Luka has been checking in, lately, talking about being (mis)diagnosed with C-PTSD (there’s a new PTSD in town, and it’s called “complex”). He’s also being told — in so many words — that he’s on the autistic spectrum, with Asperger’s or some other “location” on the spectrum.
This sounds eerily familiar to me. I’ve been thinking about the connections between these all for a number of years — since 2009 when I first started to really get a handle on my TBI issues. You can find a partial list of the pieces I’ve written about PTSD and how it connects with TBI here: https://brokenbrilliant.wordpress.com/?s=ptsd
I started out with great intentions, and I wrote a lot about it, at the time. But then I ran out of steam and did not finish the work I was intending to complete. I got “a fur piece down the road”, but the work remains incomplete. I’ll have to do something about that.
Anyway, PTSD is a popular focus of psychotherapy. And Autism/Asperger’s seem to be favorite subjects, perhaps because it gets so much press and folks on the autistic spectrum are literally underdogs in life — and we Americans have a special place in our hearts for underdogs.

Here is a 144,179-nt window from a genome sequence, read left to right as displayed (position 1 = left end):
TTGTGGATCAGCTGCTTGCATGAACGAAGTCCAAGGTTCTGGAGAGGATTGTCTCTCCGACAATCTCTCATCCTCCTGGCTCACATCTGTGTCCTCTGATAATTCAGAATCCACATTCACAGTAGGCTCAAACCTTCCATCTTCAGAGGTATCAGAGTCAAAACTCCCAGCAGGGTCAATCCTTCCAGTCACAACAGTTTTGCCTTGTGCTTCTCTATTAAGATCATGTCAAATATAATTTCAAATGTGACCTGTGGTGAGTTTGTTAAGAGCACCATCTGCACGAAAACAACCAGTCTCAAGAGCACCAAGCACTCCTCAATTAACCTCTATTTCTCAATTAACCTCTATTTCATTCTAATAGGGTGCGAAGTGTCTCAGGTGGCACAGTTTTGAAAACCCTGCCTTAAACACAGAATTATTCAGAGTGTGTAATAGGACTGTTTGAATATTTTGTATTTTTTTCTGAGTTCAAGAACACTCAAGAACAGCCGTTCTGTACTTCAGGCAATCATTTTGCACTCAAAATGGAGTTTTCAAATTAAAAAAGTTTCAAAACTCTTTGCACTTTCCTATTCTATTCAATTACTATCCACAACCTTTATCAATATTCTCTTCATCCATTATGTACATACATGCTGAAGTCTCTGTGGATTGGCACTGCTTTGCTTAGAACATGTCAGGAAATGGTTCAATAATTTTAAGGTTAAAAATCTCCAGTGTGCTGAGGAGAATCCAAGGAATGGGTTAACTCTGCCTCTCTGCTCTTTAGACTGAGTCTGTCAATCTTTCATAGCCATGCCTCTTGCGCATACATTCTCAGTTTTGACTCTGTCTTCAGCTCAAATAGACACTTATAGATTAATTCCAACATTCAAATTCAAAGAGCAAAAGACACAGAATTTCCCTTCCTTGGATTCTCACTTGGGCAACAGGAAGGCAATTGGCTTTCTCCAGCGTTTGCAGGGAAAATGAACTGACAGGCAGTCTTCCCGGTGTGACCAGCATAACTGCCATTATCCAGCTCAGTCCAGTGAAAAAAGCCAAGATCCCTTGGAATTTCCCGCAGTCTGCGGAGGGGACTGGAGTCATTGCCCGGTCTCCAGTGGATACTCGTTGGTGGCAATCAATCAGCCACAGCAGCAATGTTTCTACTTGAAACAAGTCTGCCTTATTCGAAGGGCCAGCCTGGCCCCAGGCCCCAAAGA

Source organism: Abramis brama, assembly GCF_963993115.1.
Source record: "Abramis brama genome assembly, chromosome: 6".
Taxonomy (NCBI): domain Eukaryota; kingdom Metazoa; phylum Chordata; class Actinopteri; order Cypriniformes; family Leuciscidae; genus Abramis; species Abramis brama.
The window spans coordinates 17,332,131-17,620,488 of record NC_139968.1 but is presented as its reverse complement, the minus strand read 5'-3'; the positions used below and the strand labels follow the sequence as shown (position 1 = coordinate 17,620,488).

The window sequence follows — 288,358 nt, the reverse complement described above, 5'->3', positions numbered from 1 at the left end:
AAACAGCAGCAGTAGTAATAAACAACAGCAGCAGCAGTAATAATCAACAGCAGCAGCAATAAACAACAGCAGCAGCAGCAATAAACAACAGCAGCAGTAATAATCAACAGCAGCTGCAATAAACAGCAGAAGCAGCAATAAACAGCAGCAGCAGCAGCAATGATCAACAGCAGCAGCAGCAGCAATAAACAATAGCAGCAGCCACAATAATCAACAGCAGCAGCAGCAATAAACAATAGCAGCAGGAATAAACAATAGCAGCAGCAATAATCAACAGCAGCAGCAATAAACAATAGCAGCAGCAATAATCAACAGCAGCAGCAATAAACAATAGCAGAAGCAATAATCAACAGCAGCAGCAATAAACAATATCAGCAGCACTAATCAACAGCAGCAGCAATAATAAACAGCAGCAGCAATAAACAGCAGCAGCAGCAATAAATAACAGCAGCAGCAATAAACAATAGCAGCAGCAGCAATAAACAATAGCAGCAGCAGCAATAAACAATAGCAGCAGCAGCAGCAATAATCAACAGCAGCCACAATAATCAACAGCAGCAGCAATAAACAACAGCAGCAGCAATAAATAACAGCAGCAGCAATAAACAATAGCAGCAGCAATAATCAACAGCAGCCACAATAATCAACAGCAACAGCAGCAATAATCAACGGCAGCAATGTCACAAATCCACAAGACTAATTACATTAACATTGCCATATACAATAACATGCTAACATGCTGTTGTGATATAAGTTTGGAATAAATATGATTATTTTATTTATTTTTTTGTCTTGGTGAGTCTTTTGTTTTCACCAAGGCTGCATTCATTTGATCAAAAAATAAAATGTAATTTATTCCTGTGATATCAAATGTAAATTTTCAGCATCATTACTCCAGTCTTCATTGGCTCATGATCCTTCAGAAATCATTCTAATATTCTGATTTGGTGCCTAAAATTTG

This is NOT to make light of them — sometimes my words come across as flippant or dismissive, when I’m just trying to be factual.
I, myself, have frequently been considered someone who has PTSD and/or is on the Autistic spectrum. I’ve been catered to by psychotherapist friends, treated with kid gloves, because of what they believed were/are deep-seated buried memories of horrible things that were done to me, which I’m not (yet) strong enough to face. They were fond of making veiled (and obvious) references to past trauma, talking about “other” people and speaking in general about buried memories and how courageous it is to face up to childhood abuse, whilst casting sideways glances at me… were they fishing for a response? Now, I’m not always that sharp to pick up on subtle clues, but when people say the same sort of things and behave the same sort of way for months – even years – on end, even I start to catch on.
Part of the problem with the timing of my TBI recognition and rehab work, is that it commenced around the time in my life (early 40s) when full-grown adults typically start to come to terms with childhood abuse of some kind. In your early 40s, you’re liable to be stable in your life, have a home and a job and a concrete sense of self to fall back on. Lots of people can’t even begin to approach the terrible things that happened to them till they get to that point.